True to their roots


Going strong into its second year, the True Knit Art Show hasn’t forgotten where it came from

Robyn Tocker

As another university year begins, students can look forward to another constant, the True Knit Art Show. On Saturday, September 22, the show will begin its fifth instalment since it began a year and a half ago, and directors Cassie Ozog and Kaeli “Cookie” Decelles are looking forward to another year of bizarre crafting.

True Knit began when Ozog and Decelles realized their style of crafting just didn’t fit in with the more traditional outlets seen in and around the Regina area. The fee for a table wasn’t appealing either.

“We wanted to create a place where all kinds of crafters and artists who weren’t really in the circuit before had a[n] … environment to start their crafts in,” said Ozog.

With these thoughts in mind, a half an hour later the ladies had a post-it note idea that started it all.

Since then, the craft show has maintained a consistent base of supports and artists. Their venue size has grown though, and this year one can find True Knit stationed in the multipurpose room in the Riddell Centre on campus. Being a part of the university has spread the arts and crafts opportunities to students as well as given them a finance friendly way to purchase said commodities. This year, a discount will be given to current U of R students, hopefully enticing more visitors.

Demand certainly is growing though, especially in the Regina community. As Ozog and her crafty crew meet more crafters, she’s becoming a more recognizable face in the crafting community, and word of mouth has helped grow their business substantially which both ladies are excited and grateful for.

“Now I can go into stores and hang up posters and people go ‘oh yeah, True Knit, yeah we know you guys’,” said Ozog.

Besides the notoriety True Knit has gained, the project has found its niche within the community. While most shows, such as the Cathedral Arts Festival, are held annually, True Knit shows are held on a more regular basis.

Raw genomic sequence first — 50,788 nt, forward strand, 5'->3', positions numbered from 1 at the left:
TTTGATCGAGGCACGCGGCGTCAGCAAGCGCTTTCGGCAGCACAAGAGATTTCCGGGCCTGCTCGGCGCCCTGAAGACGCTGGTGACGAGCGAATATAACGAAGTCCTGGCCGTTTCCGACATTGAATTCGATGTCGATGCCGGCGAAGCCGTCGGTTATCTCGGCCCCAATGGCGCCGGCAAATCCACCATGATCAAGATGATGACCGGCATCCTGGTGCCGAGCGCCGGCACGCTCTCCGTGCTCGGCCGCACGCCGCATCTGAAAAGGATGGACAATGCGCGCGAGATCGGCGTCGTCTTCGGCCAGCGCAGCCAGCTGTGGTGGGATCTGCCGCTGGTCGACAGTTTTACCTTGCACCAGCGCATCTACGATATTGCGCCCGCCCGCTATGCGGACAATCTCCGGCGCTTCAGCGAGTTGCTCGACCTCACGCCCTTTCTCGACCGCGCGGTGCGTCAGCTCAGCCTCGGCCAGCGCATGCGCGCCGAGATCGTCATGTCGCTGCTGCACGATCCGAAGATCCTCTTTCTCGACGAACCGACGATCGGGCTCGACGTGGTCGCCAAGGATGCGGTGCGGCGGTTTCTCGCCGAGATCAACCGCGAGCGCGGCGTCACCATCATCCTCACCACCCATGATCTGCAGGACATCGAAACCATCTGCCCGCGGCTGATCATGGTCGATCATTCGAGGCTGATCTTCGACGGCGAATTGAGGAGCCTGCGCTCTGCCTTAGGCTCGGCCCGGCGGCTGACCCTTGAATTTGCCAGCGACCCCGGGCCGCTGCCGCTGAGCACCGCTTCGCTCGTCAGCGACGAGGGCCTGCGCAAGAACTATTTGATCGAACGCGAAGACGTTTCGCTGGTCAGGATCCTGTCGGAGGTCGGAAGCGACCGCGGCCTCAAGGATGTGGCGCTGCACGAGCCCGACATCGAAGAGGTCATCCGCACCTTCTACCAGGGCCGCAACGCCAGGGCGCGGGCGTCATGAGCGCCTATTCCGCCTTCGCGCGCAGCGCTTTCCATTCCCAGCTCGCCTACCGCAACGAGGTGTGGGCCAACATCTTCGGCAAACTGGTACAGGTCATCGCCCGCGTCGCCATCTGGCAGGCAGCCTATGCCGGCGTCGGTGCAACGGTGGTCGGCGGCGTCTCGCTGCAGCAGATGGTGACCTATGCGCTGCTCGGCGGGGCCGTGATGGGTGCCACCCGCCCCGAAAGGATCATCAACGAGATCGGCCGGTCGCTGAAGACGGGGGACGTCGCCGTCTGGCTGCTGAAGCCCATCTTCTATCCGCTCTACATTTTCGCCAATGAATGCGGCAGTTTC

“There are not a lot of smaller shows throughout the community the rest of the year … we fill up the gap,” said Ozog.

Despite the recent nuptials in the True Knit family, a wedding theme is not coming around just yet. Ideas such as Christmas themes, a once-a-month show, taking the show on tour, and even a creative space where people can do art anytime they wish, have been tossed around, but nothing is set in stone.

“Now I can go into stores and hang up posters and people go ‘oh yeah, True Knit, yeah we know you guys.’ " – Cassie Ozog

“What’s so great about true knit is that . . . we’re very, very open,” said Ozog.

With the post-it note idea keeping the ladies grounded, the focus remains on letting new artists in and mixing them with the more seasoned participants to create a wide range of artistic talents being showcased. 

Like last year, when the doors open at 10 AM, snazzy tunes will greet the viewers as well as free admission for all guests. Donations for the Regina Humane Society are much-appreciated, as always. Because of the large amounts of donations last year, True Knit was able to give back to their community yet again and sponsor the adoption of four animals. This year they hope to accomplish the same. The group maintains their standing that they “want to continue to be a positive, crafty, wild space in our community that gives back to our community and gives people the opportunity to continue to connect with everybody.” If it wasn’t obvious before, community is the focal point of these ladies, besides crafts of course.

New crafters should know that, while it’s fun to craft anywhere, Regina is a good place to start.

 “It’s a big enough community where there’s space for everybody but it’s small enough that you can develop a great client base and fan base,” said Ozog.

This year,True Knit fans can look forward to two more shows booked for the year, one on December 15 and another coming up in April.

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